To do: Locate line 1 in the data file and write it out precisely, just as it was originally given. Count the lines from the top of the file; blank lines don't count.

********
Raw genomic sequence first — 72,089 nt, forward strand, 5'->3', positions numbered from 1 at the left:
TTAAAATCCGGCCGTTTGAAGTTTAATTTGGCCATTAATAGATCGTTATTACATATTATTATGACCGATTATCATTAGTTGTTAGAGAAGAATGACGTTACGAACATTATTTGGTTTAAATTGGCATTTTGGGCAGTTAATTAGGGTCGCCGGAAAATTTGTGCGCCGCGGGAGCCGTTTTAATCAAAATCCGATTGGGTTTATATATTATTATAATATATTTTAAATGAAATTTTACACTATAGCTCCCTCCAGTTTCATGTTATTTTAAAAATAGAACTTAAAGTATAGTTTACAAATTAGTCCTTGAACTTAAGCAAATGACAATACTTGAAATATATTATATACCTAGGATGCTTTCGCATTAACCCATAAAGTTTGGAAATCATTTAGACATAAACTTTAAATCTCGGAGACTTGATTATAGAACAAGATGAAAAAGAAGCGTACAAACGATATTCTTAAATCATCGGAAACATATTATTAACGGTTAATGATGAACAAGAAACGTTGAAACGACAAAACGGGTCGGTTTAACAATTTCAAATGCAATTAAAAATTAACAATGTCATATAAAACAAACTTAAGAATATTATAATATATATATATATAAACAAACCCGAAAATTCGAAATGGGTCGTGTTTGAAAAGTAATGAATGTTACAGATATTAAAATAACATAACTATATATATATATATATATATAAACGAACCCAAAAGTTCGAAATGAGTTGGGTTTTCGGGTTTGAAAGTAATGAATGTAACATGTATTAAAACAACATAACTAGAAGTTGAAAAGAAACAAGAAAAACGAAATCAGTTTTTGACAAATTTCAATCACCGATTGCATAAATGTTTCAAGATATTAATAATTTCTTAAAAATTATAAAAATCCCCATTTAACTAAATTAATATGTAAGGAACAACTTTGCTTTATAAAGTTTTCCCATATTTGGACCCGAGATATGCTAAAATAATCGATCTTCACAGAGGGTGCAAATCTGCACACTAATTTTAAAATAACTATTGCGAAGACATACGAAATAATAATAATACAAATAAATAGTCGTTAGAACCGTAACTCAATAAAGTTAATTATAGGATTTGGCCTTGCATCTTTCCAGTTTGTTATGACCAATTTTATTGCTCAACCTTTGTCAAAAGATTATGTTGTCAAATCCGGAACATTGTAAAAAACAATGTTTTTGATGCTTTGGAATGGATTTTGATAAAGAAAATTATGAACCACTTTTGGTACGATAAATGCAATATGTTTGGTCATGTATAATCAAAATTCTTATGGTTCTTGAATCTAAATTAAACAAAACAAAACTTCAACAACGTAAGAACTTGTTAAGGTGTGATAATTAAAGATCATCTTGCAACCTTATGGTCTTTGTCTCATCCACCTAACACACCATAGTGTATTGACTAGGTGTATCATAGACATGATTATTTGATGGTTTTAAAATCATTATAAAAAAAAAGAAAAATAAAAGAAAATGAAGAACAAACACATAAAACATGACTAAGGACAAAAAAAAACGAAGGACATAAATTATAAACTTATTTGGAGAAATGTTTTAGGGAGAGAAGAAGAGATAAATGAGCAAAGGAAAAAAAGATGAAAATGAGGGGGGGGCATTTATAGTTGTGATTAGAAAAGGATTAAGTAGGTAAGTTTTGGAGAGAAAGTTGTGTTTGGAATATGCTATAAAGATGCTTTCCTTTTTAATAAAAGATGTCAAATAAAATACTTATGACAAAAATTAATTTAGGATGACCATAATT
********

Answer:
Raw genomic sequence first — 72,089 nt, forward strand, 5'->3', positions numbered from 1 at the left: